Two Kentucky state lawmakers proposed a bill that would exempt clerks from issuing same-sex marriages on the grounds of religious freedom.
Republican state Reps. Stan Lee of Lexington, Kentucky, and David Meade of Stanford, sponsored the bill and will bring it forward for January’s legislative session.
“There have been numerous media reports about county clerks who have expressed real concerns about how issuing marriage licenses to same-sex couples violates their religious beliefs and convictions,” Lee said on Wednesday. “There are reports of as many as half of all county clerks who want a legislative solution to this issue. There is no doubt many others who are afraid to speak out due to the threat of civil lawsuits or criminal prosecution."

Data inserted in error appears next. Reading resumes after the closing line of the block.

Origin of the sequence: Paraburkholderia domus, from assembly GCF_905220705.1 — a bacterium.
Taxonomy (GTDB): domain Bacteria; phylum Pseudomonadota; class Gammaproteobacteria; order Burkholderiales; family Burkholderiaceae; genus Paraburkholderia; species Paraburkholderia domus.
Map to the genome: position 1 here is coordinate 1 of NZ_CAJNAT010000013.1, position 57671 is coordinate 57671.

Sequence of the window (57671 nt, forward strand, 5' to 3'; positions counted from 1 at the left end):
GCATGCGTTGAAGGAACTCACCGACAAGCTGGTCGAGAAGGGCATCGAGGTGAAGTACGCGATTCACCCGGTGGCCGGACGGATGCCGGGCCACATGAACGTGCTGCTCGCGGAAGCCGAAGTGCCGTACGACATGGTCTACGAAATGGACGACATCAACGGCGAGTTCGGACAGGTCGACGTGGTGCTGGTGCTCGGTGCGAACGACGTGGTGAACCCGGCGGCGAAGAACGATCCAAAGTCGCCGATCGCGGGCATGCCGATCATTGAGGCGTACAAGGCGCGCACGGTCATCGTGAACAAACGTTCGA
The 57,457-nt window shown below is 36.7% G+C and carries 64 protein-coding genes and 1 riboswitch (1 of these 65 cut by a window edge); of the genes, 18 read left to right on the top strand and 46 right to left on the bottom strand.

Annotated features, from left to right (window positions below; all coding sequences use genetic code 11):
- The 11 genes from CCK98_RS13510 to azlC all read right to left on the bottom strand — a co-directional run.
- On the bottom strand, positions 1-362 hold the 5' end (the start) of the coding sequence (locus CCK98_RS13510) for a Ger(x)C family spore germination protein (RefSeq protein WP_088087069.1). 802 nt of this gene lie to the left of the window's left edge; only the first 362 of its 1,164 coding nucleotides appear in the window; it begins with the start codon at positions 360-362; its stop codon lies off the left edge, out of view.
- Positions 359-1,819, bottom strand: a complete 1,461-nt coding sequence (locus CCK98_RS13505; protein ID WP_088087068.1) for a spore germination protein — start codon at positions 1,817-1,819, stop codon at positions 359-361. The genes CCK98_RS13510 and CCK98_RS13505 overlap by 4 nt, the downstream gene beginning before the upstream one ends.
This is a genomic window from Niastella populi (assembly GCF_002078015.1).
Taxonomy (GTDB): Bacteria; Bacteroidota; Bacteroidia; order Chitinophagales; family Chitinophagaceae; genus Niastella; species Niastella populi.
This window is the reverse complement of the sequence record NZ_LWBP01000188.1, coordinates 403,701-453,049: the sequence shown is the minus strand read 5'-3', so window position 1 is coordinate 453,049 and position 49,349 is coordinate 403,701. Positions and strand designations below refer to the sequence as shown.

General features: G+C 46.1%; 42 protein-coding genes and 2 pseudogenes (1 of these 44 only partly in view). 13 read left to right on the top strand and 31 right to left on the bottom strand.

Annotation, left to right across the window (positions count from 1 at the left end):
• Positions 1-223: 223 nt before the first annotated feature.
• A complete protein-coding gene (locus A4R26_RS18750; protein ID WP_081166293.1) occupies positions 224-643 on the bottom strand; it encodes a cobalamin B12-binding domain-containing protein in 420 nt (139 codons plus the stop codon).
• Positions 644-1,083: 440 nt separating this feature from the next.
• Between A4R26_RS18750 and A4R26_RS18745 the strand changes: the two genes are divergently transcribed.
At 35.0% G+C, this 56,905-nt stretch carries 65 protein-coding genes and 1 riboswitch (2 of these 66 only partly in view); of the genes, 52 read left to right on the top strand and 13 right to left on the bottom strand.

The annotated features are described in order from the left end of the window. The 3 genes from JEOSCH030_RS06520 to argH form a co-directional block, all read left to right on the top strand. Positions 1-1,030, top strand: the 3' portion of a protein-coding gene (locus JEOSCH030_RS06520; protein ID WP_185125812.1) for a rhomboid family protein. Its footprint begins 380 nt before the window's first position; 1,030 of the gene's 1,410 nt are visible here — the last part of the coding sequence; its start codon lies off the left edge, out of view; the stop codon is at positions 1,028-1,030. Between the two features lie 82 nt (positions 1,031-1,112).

The legislation comes following the lawsuit filed by the ACLU against Kentucky clerk Kim Davis, who made headlines for refusing to issue same-sex marriage licenses following the Supreme Court ruling which legalized gay marriage nationwide.
“If we truly believe in the First Amendment right to freedom of religion, then shouldn't our clergy, as well as our county clerks, be entitled to this added protection?” Meade said.
The bill would also protect ministers from having to perform marriage ceremonies for same-sex couples. This part of the bill would be mostly symbolic, considering the Supreme Court ruling had no effect on ministers who refuse to officiate same-sex weddings.
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